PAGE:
Dog killing advice shows gravity of the problem

By Wen Dao Source:Global Times Published: 2018/8/14 18:48:40

Illustration: Liu Rui/GT



A WeChat public account recently published an article, saying that a chemical substance Isoniazid, invented in the 1950s to cure tuberculosis but listed as a carcinogen by the WHO in 2017, can be used to poison stray dogs and those not on the leash. By mixing the lethal substance in meat or bread, he says, dogs can be killed instantly. The author also provides some recent examples of dog poisoning and says it has received a lot of applause. The belligerent and ruthless piece concludes with a seditious message - "Isoniazid, a powerful weapon for residents who don't raise dogs in their communities, will help them gain the upper hand in the fight against irresponsible dog owners." Undoubtedly, the piece has soon gone viral and triggered a nasty spat.

It seems the author is a victim of dogs who are not leashed or tended to by irresponsible owners. This may have made him bitter toward man's best friend.

However, he made a terrible mistake by advocating such a dangerous campaign, which might make him guilty of intentional sabotaging, which is an act of felony.

What worries me is that the author's outlandish idea has been discussed on the internet. The feud between irresponsible dog owners who don't like putting their pets on leash and those who are scared of the unleashed canines seems to have reached a tipping point.

Most of those supporting poisoning dogs put the blame on owners' lack of civic sense. It is partly true as the Chinese often draw criticism from both home and abroad for their lack of manners. However, it is unwise to place high hopes on people's consciousness of making a community a better place rather than resorting to legal measures that can result in effective compliance.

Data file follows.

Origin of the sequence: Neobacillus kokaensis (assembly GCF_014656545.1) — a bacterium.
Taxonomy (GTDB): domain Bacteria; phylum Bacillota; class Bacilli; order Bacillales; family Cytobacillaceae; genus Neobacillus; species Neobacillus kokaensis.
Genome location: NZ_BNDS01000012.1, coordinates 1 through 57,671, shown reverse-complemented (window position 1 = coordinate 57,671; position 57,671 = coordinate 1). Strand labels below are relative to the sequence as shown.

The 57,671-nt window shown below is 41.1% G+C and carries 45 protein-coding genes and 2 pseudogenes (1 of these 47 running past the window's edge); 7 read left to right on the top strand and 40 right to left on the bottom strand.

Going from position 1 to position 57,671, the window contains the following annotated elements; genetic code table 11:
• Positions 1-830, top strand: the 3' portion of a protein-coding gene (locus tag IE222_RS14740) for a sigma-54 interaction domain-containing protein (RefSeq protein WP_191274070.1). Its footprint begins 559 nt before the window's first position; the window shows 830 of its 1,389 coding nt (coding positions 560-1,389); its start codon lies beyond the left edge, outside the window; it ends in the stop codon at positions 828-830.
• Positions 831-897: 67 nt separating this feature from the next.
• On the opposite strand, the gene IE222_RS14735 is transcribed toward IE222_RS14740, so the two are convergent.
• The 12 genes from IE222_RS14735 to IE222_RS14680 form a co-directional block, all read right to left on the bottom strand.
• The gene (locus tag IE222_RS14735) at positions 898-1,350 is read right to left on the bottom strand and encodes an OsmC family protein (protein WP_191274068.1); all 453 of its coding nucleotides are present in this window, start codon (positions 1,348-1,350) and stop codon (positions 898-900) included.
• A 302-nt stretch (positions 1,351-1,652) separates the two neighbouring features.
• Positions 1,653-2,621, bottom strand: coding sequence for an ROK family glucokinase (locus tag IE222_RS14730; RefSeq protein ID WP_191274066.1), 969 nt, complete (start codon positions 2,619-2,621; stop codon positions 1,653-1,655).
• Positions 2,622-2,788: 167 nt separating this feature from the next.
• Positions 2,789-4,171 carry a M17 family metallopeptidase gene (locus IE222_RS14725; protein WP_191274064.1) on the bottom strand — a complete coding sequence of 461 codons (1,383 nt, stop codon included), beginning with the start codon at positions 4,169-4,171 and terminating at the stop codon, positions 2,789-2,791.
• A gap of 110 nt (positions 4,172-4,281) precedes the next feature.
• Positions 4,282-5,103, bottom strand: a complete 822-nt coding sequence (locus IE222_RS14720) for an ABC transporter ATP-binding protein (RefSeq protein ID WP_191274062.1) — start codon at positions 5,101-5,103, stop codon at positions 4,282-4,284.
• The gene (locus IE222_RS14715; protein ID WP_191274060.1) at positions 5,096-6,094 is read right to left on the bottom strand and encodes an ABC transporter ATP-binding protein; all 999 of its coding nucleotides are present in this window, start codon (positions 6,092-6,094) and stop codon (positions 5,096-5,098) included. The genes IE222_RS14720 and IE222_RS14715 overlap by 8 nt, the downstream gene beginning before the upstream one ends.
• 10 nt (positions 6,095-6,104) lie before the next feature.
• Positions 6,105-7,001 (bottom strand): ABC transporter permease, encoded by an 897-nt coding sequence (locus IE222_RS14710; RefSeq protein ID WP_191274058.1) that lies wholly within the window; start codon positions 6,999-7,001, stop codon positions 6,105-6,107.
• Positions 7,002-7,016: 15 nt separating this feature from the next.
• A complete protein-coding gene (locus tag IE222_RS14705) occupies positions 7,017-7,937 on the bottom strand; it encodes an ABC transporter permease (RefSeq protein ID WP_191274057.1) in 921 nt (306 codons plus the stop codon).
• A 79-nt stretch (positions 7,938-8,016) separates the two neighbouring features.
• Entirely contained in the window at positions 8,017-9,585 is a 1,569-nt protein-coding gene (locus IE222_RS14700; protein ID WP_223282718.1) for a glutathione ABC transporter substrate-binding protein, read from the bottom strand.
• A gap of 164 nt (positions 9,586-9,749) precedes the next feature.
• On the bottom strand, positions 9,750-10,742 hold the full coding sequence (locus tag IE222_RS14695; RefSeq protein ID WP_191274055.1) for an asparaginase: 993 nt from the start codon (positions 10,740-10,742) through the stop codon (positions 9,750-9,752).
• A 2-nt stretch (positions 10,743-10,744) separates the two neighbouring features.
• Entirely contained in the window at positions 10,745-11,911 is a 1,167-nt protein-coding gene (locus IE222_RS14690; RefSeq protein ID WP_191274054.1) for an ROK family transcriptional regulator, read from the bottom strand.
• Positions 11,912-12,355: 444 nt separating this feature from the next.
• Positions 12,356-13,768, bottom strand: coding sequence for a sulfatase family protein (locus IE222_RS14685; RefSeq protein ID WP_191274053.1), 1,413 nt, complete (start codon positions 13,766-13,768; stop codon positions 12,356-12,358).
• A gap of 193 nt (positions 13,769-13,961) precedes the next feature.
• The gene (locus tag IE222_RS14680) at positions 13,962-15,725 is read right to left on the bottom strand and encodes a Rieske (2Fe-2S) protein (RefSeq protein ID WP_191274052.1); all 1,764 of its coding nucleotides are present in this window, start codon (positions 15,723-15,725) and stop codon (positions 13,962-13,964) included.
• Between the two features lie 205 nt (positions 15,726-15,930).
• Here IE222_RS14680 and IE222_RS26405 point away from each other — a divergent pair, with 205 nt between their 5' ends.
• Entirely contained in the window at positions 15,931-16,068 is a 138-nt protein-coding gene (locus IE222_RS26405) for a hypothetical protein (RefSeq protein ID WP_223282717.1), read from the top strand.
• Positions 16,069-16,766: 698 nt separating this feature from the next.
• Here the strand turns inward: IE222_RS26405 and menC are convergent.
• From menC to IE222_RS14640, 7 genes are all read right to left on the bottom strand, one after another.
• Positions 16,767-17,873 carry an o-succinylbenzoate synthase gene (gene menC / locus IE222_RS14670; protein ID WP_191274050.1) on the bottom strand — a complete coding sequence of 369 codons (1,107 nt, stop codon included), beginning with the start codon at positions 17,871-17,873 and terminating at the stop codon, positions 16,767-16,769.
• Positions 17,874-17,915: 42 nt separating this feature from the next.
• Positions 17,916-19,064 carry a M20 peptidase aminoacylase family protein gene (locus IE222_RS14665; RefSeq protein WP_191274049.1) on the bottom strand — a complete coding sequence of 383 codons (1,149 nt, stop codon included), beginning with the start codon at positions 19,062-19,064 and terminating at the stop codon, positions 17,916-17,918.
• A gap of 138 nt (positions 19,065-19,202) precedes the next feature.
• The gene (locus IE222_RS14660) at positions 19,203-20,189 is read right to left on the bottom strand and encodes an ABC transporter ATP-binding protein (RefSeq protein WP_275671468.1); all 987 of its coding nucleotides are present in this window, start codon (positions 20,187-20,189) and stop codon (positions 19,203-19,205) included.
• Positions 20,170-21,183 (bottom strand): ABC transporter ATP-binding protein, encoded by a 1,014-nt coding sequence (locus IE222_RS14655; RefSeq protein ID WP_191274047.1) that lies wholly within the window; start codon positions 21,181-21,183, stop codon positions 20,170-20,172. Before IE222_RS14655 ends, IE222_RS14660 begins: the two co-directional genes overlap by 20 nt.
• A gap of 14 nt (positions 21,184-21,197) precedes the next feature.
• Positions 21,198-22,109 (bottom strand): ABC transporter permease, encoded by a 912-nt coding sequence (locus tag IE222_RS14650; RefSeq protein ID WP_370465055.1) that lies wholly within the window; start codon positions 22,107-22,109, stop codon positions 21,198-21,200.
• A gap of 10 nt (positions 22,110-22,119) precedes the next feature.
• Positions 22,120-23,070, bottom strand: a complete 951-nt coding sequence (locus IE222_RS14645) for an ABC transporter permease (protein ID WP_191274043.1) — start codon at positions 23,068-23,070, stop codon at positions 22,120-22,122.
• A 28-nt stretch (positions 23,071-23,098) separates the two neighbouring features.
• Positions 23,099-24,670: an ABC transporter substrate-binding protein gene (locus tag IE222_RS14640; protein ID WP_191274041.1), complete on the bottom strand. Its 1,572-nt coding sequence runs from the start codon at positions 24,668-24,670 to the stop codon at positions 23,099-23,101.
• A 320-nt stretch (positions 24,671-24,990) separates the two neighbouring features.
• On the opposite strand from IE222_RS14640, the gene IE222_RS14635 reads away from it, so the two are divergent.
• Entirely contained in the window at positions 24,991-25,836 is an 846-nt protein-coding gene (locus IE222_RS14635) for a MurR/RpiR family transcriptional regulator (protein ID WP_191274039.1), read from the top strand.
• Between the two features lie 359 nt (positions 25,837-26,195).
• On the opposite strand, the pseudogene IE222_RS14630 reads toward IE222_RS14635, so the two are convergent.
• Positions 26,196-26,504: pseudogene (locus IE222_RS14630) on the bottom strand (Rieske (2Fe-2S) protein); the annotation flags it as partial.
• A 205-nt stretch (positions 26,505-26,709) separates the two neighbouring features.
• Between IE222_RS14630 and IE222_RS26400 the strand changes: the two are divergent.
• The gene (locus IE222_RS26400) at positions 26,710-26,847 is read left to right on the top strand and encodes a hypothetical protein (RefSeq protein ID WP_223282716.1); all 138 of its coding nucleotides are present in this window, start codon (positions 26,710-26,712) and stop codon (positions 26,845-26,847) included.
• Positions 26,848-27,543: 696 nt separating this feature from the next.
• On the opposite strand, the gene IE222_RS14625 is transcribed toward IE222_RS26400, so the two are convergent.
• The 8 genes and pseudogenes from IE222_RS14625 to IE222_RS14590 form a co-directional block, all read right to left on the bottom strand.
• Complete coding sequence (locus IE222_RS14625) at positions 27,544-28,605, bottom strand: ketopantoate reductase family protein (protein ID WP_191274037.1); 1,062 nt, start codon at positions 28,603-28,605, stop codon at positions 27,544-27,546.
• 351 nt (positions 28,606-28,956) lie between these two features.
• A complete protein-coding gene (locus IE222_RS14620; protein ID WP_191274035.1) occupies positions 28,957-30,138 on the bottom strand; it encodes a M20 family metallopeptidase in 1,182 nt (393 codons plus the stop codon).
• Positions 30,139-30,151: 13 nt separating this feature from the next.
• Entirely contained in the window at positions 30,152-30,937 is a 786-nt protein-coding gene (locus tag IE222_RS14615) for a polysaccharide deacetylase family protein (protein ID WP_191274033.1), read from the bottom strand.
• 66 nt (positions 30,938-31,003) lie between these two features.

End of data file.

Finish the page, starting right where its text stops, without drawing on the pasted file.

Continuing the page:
We do have a complete set of regulations and laws for raising dogs. In metropolises such as Beijing, where population density is high, such laws are even tougher: Strong and large-sized dogs are not allowed to be taken out of residential houses, dogs are not allowed to be in a public place without a leash, and they should be inoculated regularly, etc.

Unfortunately, there is no strict compliance and enforcement of these regulations.

According to Forbes, as of the end of 2016, the number of dog raisers in China ranked the third globally, only after the US and Brazil. However, the disorder caused by lack of effective regulations makes the situation worse. In 2017, there were 516 reported cases of rabies nationally, which claimed 502 lives, making it one of the most infectious diseases along with AIDS, tuberculosis and viral hepatitis.

It is unfair to oversimplify the roles of the stakeholders in the thorny issue. But the pivotal role should be played, without question, by the government. Take the UK and the US for example. Dog owners are legally forced to take responsibility for the activities and welfare of their pets. Breaking the laws, such as failing to prevent dogs from hurting people, could put the owners in prison for 14 years, according to the Dangerous Dogs Act of the UK.

In China, however, the penalty is much lighter: A pit bull attacked a boy in Chongqing in May, but the dog owner, besides paying the medical expenses of the victim, was only fined 500 yuan ($73.4) and given a "verbal warning" by the local police.

To make dog owners more aware of their responsibility, law enforcement authorities should take their roles more seriously.

Police like stressing that implementing these regulations is difficult due to various reasons, which is true but cannot be a reason for them to neglect their duties. They used to have the same excuse for drunk driving a few years ago, but the practice has been curbed by a series of crackdowns after calls for responsible driving became increasingly serious.

Law enforcement should draw a systematic plan by clarifying duties and penalties, mobilizing communities, dog owners and other stakeholders through education and publicity, and acting without compromise. Delegating responsibility to every community and neighborhood committee is also essential to the success of this endeavor.

It must, however, be made sure that the campaign shouldn't go overboard and become an animal welfare crisis. It will be a tough test for Chinese city administrators.

The author is a freelance writer based in Beijing. opinion@globaltimes.com.cn



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